The ancient Israelites got straightforward guidance from Scripture on how to handle people who didn't worship Israel's god, Yahweh. "You shall annihilate them the Hittites and the Amorites, the Canaanites and the Perizzites, the Hivites and the Jebusites just as the Lord your God has commanded."
The point of this exercise, explained the Book of Deuteronomy, was to make sure the "abhorrent" religions of nearby peoples didn't rub off on Israelites.
Yet sometimes the Israelites were happy to live in peace with neighbors who worshipped alien gods. In the Book of Judges, an Israelite military leader proposes a live-and-let-live arrangement with the Ammonites: "Should you not possess what your god Chemosh gives you to possess? And should we not be the ones to possess everything that our god Yahweh has conquered for our benefit?" (See pictures of spiritual healing around the world.)
The Bible isn't the only Scripture with such vacillations between belligerence and tolerance. Muslims, who like Christians and Jews worship the God who revealed himself to Abraham, are counseled in one part of the Koran to "kill the polytheists wherever you find them." But another part prescribes a different stance toward unbelievers, "To you be your religion; to me my religion."
You'd think the Abrahamic God would make up his mind Can he live with other gods or not? What's with the random mood fluctuations?
But the fluctuations aren't really random. If you juxtapose the Abrahamic Scriptures with what scholars have learned about the circumstances surrounding their creation, a pattern appears. Certain kinds of situations inspired tolerance, and other kinds inspired the opposite. You might even say this pattern is a kind of code, a code that is hidden in the Scriptures and that, once revealed, unlocks the secret of God's changing moods.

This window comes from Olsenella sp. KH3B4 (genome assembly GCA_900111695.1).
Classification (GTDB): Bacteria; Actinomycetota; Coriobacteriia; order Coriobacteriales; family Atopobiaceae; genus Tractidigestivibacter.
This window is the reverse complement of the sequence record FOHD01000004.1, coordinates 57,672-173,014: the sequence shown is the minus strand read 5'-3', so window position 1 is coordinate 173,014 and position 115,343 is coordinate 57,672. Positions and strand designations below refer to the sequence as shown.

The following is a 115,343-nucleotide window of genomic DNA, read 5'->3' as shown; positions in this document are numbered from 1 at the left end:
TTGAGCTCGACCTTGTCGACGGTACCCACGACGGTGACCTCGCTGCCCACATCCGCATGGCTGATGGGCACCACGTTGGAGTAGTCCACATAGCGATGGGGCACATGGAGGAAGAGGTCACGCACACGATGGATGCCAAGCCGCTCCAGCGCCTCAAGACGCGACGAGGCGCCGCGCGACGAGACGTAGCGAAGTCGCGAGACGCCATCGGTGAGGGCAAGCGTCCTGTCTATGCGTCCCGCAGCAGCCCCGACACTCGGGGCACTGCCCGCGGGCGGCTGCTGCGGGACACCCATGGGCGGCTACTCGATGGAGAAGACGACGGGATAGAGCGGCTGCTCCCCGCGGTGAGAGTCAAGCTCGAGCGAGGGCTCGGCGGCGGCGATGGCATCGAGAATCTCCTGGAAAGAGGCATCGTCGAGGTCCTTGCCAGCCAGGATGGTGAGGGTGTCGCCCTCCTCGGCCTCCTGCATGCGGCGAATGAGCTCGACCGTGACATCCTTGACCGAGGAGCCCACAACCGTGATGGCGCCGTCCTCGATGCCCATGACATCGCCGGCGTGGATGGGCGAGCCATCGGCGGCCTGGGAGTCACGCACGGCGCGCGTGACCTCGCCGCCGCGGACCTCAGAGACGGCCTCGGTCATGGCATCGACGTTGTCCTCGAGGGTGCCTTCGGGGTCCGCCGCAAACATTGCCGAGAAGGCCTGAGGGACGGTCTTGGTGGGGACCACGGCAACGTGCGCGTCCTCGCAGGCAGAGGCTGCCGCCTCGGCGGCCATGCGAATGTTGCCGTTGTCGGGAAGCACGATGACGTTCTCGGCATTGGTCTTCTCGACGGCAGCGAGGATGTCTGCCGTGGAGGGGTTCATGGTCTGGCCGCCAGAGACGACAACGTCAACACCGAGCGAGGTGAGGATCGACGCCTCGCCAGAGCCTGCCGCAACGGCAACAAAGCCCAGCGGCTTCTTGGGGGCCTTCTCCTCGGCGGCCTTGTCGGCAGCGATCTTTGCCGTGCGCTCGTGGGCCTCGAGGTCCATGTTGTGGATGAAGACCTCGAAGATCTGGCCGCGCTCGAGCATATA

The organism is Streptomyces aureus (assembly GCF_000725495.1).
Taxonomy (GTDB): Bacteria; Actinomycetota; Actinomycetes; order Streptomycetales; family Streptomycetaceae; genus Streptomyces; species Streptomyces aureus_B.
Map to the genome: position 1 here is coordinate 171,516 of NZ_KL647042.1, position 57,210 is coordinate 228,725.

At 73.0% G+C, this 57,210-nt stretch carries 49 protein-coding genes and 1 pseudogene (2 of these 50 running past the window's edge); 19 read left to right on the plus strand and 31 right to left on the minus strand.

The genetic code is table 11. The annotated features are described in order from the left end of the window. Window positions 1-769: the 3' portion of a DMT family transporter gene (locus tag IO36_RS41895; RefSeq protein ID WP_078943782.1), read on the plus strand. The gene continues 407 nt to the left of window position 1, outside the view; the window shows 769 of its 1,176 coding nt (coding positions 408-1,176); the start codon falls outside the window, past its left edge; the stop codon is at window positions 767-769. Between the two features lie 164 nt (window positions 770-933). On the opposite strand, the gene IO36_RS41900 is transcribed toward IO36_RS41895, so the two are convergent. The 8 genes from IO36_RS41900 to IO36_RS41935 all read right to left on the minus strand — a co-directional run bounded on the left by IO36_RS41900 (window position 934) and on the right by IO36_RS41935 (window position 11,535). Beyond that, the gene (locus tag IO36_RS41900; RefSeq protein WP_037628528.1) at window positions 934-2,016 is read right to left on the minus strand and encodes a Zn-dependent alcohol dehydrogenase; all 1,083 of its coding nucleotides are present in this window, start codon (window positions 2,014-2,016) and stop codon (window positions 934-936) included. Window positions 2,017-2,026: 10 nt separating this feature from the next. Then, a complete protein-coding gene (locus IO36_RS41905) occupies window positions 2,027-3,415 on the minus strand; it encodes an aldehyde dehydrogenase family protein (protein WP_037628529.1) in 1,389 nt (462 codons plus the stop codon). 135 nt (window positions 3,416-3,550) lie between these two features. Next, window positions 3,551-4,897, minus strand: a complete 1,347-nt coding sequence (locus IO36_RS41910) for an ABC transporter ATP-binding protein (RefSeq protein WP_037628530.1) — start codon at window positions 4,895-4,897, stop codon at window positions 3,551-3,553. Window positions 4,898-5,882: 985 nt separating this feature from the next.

And maybe this code could unlock more than that. Maybe knowing what circumstances made the authors of Scripture open-minded can help make modern-day believers open-minded. Maybe the hidden code in the Bible and the Koran, the code that links Scriptural content to context, could even help mend the most dangerous of intra-Abrahamic fault lines, the one between Muslims and Jews.
The first step in seeing this code is to look to the world that gave us the Hebrew Bible (what Christians call the Old Testament) and the Koran the world that embedded the code in them. There we'll see how consequential God's mood changes could be how, indeed, a burst of vengeful intolerance helped give us monotheism itself; we'll see that the birth of monotheism left us with what you might call a bad God.
But we'll also see that this God then had bursts of moral growth within both Judaism and Islam and that the proven ingredients of that growth are around today, just when another such burst is needed.
In the beginning or near the beginning was King Solomon. Israel's third King, he reigned in the 10th century B.C.E. (before the common era). In addition to being famously wise, he was flagrantly polytheistic. The Bible handles this awkward fact by blaming it on his many wives of foreign extraction, who "turned away his heart after other gods."
The Bible has the logic backward. In ancient times, when a man of royal blood married a foreign woman of royal blood, it wasn't on a romantic whim. It was part of foreign policy, a way to cement relations with another nation. And that cement was strengthened by paying respect to the nation's gods. Solomon's many wives didn't lead to his many gods; his politics led to both the wives and the gods.
Solomon believed Israel could benefit economically and otherwise by staying on good terms with nearby nations. As game theorists say, he saw relations with other nations as non-zero-sum; the fortunes of Israel and other nations were positively correlated, so outcomes could be win-win or lose-lose. His warmth toward those religions was a way of making the win-win outcome more likely.
Again and again in the Bible, this perception of non-zero-sumness underlies religious tolerance. This doesn't mean religious tolerance is always consciously calculated. The human mind does lots of subterranean work to pave the way for social success. But whether the calculation is conscious or not, people are more open to the religious beliefs of other people if they sense a non-zero-sum dynamic.